SEPTEMBER 23, 2012

community

Visit www.toledofreepress.com

n A21

PHOTO by Rineil Mandre

charity

Website links area teens with local volunteer work By Brigitta Burks Toledo Free Press News Editor bburks@toledofreepress.com

n

More than 100 people attended the second PechaKUCHA NIGHT in Toledo in June.

Slide shows feature artists, advocates By Brigitta Burks

Toledo Free Press News Editor bburks@toledofreepress.com

The third Toledo PechaKucha Night will feature slide shows galore — at least 10 different presentations, each with 20 slides allotted 20 seconds each. Doors open 7 p.m. Sept. 28 at the Toledo Museum of Art (TMA) Glass Pavilion. The free event features a cash bar and light snacks. “[PechaKucha is] used for artists, designers, people that ADAMS are advocating for anything and everything,” said event organizer Kimberly Adams. PechaKucha began in Tokyo in 2003 as a way for young designers to share their ideas. “They started it for architects, because the architects tended to be a little longwinded when they were presenting their designs so they kind of shortened that format for them,” Adams said. Now the nights occur in more than 500 cities all over the world and Tokyo itself has had about 100 PechaKucha Nights. Adams, founder of Tart Projects, an artists’ platform, also organized Toledo’s first PechaKucha Night, which took place March 31 at Manhattan’s and the second,

which was June 12 at the Toledo-Lucas County Main Library. She recently moved back to Ohio after living in Tampa, Fla., where she first observed PechaKucha. “I’d been to a couple in Tampa and they were really well put-together so I just thought it’d be great to happen here,” Adams said. More than 100 people attended the last event. “It was really well-received. A lot of people were like, ‘Let us know when the next one is. We’ll be there,’” Adams said. “This time, we focused on arts and nonprofits so what’s going on in the area, just to inform the public what’s going on,” she added. A representative from TMA’s Circle 2445 group, which tries to engage young adults with the museum, reached out to help with the event and offer space, Adams said, adding she is excited about the “really cool venue.” Organizing PechaKucha is getting easier, she said. “The more [people] see it, they’re like, ‘I can totally do this. I’ll present at the next one,’” Adams said. “A lot of people have hesitation about public speaking. … You just don’t have time to worry about it. You just get up there and do your thing and before you know it, it’s over.” Rachel Richardson, Art Corner Toledo founder, was one of the hesitant. “I went to the first two and I realized what a positive event it was,” she said. “I got over myself.”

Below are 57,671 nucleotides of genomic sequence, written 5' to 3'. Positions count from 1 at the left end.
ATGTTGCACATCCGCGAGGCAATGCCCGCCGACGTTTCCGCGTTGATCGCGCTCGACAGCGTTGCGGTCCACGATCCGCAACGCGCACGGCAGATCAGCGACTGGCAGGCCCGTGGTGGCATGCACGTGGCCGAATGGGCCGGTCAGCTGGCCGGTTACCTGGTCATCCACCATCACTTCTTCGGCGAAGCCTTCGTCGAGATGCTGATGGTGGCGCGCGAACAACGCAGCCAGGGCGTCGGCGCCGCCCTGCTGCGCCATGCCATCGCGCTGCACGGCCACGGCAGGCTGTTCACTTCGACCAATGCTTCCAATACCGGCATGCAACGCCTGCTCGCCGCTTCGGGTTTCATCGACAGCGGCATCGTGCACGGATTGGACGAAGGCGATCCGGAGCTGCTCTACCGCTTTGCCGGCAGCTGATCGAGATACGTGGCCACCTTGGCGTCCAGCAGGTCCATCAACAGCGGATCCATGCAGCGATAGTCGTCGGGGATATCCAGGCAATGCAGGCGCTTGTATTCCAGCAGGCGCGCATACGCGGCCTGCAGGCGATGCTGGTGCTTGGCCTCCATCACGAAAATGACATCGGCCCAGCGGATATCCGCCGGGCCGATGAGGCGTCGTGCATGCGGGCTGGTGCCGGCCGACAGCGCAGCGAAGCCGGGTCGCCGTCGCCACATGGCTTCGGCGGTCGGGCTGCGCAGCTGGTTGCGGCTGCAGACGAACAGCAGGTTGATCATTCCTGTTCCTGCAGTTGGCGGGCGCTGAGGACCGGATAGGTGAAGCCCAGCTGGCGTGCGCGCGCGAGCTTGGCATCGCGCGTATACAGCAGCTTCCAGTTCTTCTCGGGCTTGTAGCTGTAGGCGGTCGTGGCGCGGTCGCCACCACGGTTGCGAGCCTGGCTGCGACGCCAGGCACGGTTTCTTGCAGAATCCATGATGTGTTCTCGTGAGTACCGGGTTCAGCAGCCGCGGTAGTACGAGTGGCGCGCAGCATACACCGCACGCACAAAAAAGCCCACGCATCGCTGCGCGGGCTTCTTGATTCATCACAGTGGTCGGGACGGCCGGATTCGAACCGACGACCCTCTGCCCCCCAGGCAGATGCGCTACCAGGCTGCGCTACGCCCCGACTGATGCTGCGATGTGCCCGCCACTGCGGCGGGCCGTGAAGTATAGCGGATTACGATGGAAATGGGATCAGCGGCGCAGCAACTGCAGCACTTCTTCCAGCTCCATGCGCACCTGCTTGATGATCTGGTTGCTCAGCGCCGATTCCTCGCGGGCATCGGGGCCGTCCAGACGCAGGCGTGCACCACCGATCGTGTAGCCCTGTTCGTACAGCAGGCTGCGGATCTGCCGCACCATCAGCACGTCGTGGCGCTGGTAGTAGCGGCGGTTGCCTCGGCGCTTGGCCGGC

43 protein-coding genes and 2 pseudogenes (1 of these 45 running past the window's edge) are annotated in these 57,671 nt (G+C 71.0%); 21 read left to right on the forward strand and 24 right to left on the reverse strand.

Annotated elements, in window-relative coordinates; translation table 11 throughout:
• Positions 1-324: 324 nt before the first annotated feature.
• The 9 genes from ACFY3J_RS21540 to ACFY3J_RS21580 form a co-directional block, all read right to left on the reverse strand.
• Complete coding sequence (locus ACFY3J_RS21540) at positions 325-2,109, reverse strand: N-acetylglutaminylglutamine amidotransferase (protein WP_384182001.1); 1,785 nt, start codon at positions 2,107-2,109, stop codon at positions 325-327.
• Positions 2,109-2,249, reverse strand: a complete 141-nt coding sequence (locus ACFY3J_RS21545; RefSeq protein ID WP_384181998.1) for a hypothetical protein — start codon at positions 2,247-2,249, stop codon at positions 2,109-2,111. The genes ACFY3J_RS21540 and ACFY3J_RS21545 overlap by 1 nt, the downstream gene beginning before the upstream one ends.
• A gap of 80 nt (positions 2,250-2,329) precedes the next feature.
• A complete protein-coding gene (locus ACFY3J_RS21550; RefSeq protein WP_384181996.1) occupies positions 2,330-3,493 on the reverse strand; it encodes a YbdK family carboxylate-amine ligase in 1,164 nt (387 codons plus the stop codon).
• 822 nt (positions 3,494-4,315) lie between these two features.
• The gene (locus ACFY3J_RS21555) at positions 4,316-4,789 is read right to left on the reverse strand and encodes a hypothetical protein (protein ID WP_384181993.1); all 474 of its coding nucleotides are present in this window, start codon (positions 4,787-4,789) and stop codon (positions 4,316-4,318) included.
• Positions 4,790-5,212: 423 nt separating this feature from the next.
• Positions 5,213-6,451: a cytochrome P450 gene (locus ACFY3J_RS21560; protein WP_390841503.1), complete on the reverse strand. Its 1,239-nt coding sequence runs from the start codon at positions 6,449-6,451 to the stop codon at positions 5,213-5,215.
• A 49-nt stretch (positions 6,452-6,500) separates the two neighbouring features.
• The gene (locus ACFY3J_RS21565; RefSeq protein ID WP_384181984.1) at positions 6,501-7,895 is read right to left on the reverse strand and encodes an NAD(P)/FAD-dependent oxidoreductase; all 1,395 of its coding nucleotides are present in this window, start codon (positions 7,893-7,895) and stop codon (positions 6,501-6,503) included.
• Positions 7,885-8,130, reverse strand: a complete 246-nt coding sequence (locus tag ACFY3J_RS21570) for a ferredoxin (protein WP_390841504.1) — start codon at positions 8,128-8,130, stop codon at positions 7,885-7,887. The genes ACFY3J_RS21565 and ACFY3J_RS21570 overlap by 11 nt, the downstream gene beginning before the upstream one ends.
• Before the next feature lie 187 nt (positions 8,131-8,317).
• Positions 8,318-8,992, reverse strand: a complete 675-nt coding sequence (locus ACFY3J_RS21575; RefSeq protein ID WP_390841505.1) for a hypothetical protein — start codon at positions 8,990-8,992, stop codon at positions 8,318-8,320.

The rapid-fire format excites Richardson. “I personally have a short attention span, so the fact that I know the person is going to touch on the most interesting stuff makes me sit still and listen,” she said. Richardson said she plans to present on the birth and evolution of Art Corner Toledo, a group that nurtures artists and activists. Ken Leslie, founder of 1Matters, an advocacy group for the homeless, will also present. The format doesn’t intimidate Leslie. “I’m not afraid at all. I relish the opportunity to share the bigger picture of the work that we’re doing,” he said. He said he will focus on collaborative efforts of the community and misconceptions about the homeless. He expects his presentation to be humorous but also touching. Leslie also said he is looking forward to Richardson’s presentation. “She is one of those unsung heroes that’s doing a lot to change the face, the physical face of our community,” he said. Adams will present in addition to Dustin Hostetler of Circle 2445, Amber LeFever of LeSo Gallery, Bradley Scherzer of Toledo on the Map, Sadi Starmack and Jamie Baird of UGIVE.ORG, Nicole Tarver of The One Story Project, glass artist Brien Strancar and architect Paul Sullivan. After September’s event, the next PechaKucha night is set for January. Another sponsor is needed for September. For more information, visit pechakucha.org/night/toledo. O